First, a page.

What Is Business Process Reengineering?
Business Process Reengineering is the radical redesign of business processes to achieve dramatic improvements in productivity, cycle times, quality, and employee and customer satisfaction. Companies start by assessing what work needs to be done to deliver customer value. Techniques such as process mining (the analysis of information systems event logs) can help discover, monitor, and improve processes. Then they decide how to do the work—or if it should be done at all. Rethinking the roles of third parties or outsourcing is also a crucial component of Business Process Reengineering.
Usage and satisfaction among survey respondents
How Is Business Process Reengineering Implemented?
Business Process Reengineering is a dramatic change initiative that contains seven major steps:
- Refocusing company values on customer needs and eliminating low-value work
- Simplifying and standardizing overly complex work, and automating repetitive work
- Enabling processes with modern systems and data
- Locating work in the most efficient and effective environment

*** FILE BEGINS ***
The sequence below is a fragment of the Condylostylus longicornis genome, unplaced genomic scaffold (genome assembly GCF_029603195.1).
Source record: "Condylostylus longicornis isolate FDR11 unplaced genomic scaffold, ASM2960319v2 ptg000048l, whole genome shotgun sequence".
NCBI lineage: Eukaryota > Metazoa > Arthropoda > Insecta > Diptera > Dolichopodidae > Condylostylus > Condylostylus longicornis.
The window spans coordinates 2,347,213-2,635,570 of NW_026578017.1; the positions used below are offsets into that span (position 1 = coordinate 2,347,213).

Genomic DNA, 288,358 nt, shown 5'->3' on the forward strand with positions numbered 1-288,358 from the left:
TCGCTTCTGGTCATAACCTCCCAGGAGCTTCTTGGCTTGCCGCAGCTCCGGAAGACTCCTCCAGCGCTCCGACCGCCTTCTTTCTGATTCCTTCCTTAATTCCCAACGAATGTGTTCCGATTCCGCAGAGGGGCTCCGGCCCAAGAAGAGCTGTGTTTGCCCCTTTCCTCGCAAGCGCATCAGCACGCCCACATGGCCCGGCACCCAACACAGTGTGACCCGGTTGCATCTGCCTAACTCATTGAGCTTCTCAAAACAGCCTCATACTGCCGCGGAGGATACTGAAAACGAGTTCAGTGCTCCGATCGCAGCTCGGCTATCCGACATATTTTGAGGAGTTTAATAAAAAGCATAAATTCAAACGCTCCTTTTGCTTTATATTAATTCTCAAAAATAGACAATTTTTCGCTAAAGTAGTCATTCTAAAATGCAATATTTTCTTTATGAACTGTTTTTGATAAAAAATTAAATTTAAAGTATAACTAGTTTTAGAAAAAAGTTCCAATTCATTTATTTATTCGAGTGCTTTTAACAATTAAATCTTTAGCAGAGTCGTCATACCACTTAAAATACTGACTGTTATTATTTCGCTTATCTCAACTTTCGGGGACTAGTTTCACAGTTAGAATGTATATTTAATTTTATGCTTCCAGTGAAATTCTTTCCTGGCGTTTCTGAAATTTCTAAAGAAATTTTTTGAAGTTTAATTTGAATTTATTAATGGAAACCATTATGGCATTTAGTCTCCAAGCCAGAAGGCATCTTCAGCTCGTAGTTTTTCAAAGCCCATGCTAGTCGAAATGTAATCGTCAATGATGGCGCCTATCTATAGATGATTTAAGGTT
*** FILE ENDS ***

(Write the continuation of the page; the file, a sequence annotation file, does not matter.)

- Reorganizing a business into cross-functional teams with end-to-end responsibility for a process
- Rethinking basic organizational and people issues
- Determining appropriate roles for third parties or outsourcers, focusing on where they truly add value
What Are the Common Uses for Business Process Reengineering?
Companies use Business Process Reengineering to improve the performance of key processes that affect customers by:
- Reducing costs and cycle times by eliminating unproductive activities and locating work in the most efficient and effective environment
- Reorganizing by teams to decrease the need for management layers, accelerate information flows, and eliminate errors and rework caused by multiple handoffs.
- Improving quality by standardizing and automating work to reduce errors and focus workers on higher-value activities. It also reduces the fragmentation of work and establishes clear ownership of processes.
Management Tools & Trends 2023
On the 30th anniversary of our survey, managers seem surprisingly upbeat.